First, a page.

Cyware Daily Threat Intelligence February 20, 2018

Top Malware Reported in the Last 24 Hours
Bitcoin-mining malware
Scammers are launching campaigns to inject malicious scripts in various websites in order to spread Bitcoin-mining malware. Legitimate websites, like WordPress, Joomla etc., have been affected. The malicious domains associated with this spam campaign are hosted on the malicious server 212.224.118[.]40.

Coldroot RAT
Security researchers have discovered that Coldroot remote access Trojan that is going undetected by AV engines and is targeting MacOS computers. This is a cross-platform RAT, used to plant a keylogger on macOS systems older than OS High Sierra and steal victims' banking credentials.

Top Vulnerabilities Reported in the Last 24 Hours
Bugs in Dell EMC platform
Nine security bugs have been spotted in Dell EMC’s Isilon OneFS platform, that could allow cyber criminals to access the Isilon systems remotely. The bugs were found in web console of the Isilon OneFS platform and made the console vulnerable to XSS flaws.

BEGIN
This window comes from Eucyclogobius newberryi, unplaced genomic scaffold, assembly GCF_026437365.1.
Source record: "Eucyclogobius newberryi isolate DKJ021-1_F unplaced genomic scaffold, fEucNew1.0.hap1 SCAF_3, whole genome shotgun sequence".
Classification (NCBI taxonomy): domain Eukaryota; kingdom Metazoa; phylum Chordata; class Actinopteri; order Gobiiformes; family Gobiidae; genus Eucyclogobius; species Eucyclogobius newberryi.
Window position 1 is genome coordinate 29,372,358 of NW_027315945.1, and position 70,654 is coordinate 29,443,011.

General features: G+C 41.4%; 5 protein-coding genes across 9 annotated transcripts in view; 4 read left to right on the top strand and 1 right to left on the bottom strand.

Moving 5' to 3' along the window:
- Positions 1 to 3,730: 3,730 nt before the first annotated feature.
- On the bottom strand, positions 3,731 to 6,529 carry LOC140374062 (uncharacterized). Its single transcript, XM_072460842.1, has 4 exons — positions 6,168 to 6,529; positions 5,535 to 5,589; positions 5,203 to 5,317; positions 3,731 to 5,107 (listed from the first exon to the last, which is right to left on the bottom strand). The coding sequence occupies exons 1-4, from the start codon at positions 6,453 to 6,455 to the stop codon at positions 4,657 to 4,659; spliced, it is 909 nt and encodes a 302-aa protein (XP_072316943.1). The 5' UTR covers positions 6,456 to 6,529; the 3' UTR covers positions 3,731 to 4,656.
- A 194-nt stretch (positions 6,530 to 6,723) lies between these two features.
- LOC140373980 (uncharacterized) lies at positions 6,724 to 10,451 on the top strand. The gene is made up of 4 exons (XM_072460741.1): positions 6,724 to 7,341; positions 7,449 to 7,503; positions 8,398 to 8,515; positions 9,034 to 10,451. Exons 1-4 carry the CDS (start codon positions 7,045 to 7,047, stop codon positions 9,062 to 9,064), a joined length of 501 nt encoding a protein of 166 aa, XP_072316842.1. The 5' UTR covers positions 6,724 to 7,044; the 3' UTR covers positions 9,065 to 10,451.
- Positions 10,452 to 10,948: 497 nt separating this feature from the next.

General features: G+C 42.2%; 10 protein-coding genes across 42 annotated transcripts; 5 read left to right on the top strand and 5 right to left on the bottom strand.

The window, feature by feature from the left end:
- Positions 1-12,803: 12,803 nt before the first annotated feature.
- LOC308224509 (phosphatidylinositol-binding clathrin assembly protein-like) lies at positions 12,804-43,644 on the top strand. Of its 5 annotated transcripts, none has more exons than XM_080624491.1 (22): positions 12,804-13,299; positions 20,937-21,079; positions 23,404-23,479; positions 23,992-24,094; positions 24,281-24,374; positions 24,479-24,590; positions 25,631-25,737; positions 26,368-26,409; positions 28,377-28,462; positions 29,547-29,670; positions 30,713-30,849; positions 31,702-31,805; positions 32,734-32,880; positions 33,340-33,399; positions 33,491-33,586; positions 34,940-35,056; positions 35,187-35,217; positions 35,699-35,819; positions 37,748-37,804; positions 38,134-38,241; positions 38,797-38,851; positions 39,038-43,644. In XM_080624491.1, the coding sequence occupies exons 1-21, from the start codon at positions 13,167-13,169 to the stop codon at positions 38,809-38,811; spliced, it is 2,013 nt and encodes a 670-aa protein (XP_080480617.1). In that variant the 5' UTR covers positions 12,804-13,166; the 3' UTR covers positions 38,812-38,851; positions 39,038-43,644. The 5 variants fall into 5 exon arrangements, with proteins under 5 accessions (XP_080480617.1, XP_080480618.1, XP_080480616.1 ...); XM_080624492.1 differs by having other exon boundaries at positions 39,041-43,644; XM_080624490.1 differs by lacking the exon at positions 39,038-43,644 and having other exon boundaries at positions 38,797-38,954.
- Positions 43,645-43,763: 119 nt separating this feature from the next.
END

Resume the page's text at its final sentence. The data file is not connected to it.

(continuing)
Vulnerabilities in Network Management Software
Multiple security issues were discovered in the Ipswitch WhatsUp Gold, a software that is used to analyze network traffic. A remote attacker could leverage one of the vulnerabilities— incorrect configuration of a TFTP server tagged CVE-2018-5777—to execute arbitrary commands in the server’s operating system. The other vulnerability--dubbed CVE-2018-5778--allows attackers to perform an SQL attack.

Top Scams Reported in the Last 24 Hours
Tax payers hit again
Scammers are now targeting the systems of tax payers to file phony refund requests and trick IRS (Internal Revenue Service) into refunding the bank account. Here, criminals get IRS to believe that the refund request is genuine and once refund gets initiated, into the bank accounts of the taxpayer, the criminals swindle them.

Author impersonation on Amazon
Imposters have been stealing Social Security Numbers of authors to publish fake books on Amazon and earn money in the form of royalties. Several bogus publications are currently active on Amazon under the pretense of false authors.



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